During the appointment, Dr. Yavari asks Aubrey a set of questions. “Have you ever had an abortion?” she asks at one point, catching Aubrey off-guard but quickly explaining that she has to ask this. Later, when they’re alone in the office and Aubrey is getting dressed again, Nadia says, “I can’t believe she asked you that.” “Asked me what?” Aubrey says. “You know,” replies Nadia. “The abortion thing. Why does it even matter?” Aubrey says she doesn’t know, speculating that it must matter in some capacity, otherwise Dr. Yavari wouldn’t have brought it up. “Still,” Nadia says. “I can’t believe it follows you around like that.”
When Nadia says she can’t “believe” abortion “follows” people around, she frames it as a stigma that is impossible to escape. She herself has been carrying around the emotional impact of her abortion since she was a teenager, but now she sees that this secret has the potential to affect her in more tangible ways. If she wanted to get pregnant again, for instance, she might also find herself sitting in Dr. Yavari’s office and answering this question, thus having to outwardly acknowledge a secret she otherwise protects at all costs. The idea of an abortion “follow[ing]” somebody throughout her entire life suggests that the procedure can come to define a woman’s identity.
After Nadia says she can’t believe abortion “follows” a person around, Aubrey is certain that her friend is the woman Luke told her about, the one he got pregnant and who got an abortion. “Later,” Bennett writes, “Aubrey would wonder what had exactly tipped her off. The statement itself, or the unusual softness in Nadia’s voice, or even the way her face had looked under the fluorescent light, slightly stricken with grief.” Regardless, Aubrey is positive now that her friend is “The Girl.” After dropping Nadia off, Aubrey goes to the liquor store and buys a bottle of wine. At home, she changes into sexy lingerie (which she otherwise never wears) and gets drunk. When Luke comes home, she pulls him to the couch, and when he enters her, she “clench[es] her eyes and [finds] sweetness in the pain.”
In this scene, Bennett showcases the ways in which even Nadia—a person who always internalizes her emotions—can’t help but externalize her feelings in some situations. Talking about the stigma surrounding abortion, Nadia’s face looks different, “slightly stricken with grief.” It is perhaps because Nadia is ordinarily so capable of hiding these feelings that Aubrey suddenly realizes that Nadia is the woman Luke impregnated. Paralleling Nadia’s uncharacteristic externalization, Aubrey suddenly embraces sexuality in a way she never has before, pulling Luke to her and finding “sweetness in the pain” of sexual contact.
Luke asks Nadia if he can take her on a date. “You can’t,” she says, annoyed by how easily he thinks he can transition away from being a husband. She reminds him that he’s married, and he says, “What if I wasn’t?” This gives Nadia pause, but then she points out that Aubrey loves Luke and that they can’t do that to her. “We’re just fucking around,” she says, “but she loves you.” This offends Luke, who insists that they’re clearly not “just fucking,” but Nadia interrupts him to say that to her, they really are “just fucking.” Luke starts dressing and looks like he’s going to cry, but Nadia refuses “to let him bury his guilt in her.”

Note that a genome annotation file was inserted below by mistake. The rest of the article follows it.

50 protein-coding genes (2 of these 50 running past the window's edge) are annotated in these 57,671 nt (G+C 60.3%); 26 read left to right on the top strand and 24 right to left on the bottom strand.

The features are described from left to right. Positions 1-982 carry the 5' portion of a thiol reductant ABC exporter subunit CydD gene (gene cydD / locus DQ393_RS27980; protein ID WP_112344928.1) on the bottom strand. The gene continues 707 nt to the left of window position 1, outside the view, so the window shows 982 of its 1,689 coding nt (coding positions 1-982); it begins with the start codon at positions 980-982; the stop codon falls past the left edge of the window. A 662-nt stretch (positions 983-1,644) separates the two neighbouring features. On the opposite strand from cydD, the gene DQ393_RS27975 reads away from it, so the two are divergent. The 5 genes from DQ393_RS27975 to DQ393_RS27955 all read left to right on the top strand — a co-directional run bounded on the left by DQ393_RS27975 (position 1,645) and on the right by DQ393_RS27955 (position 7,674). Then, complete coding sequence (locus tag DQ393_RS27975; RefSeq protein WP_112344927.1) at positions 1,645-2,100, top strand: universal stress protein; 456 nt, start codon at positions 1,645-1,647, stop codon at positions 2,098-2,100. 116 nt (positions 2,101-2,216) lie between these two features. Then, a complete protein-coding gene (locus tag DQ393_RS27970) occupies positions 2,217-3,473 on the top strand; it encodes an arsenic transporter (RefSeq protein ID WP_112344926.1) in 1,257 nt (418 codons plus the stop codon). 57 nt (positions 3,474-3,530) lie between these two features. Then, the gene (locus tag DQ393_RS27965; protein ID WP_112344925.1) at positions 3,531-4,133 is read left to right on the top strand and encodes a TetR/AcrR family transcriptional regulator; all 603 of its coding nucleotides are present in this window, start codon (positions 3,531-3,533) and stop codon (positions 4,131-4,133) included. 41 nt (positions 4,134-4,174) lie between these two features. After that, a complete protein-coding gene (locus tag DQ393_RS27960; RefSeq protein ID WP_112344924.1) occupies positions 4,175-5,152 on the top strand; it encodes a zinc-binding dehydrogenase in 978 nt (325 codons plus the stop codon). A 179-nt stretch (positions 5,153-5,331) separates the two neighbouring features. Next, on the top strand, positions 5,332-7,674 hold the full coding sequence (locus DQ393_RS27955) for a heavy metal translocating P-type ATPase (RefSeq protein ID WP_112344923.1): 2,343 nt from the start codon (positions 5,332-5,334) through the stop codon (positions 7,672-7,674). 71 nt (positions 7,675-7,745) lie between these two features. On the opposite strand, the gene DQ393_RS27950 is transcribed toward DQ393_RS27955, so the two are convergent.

Luke’s casual implication that he could divorce Aubrey for Nadia symbolizes how nonchalant he is when it comes to commitment and responsibility, as he’d rather follow his impulses than uphold his devotion to Aubrey. This doesn’t sit well with Nadia because she has witnessed how society shames women (like her mother) who walk out on their commitments, while men have the latitude to casually follow their impulses and ignore the consequences. On another note, when Bennett writes that Nadia refuses to let Luke keep “bury[ing] his guilt in her,” readers might recall her previous assertion that Luke has “burrowed” deep inside of her. This wording implies that Nadia will no longer internalize her love for Luke or let him influence her internal world. After all, he was always supposed to be her “outside hurt,” but now he seems to have turned into the exact opposite.
Luke leaves Nadia’s house, accidentally forgetting his watch on her nightstand. The next morning, she brings it to Upper Room. While doing so, she sees Mother Betty getting off the bus. Betty tells her that the DMV took her license away, so Nadia offers her a ride, providing the old woman with her phone number so she can call whenever she needs to get somewhere. Betty is grateful for this, and Nadia leaves Luke’s watch on Betty’s desk in the church.
Having ended things with Luke, Nadia’s life is on hold as she lives in his father’s house in California while he recuperates. This stagnancy is most likely why she offers to become Betty’s chauffeur. In doing so, though, she involves herself with the community, ultimately taking care of the church’s elderly population—a group of people who have done little for her other than gossip about her mother’s death.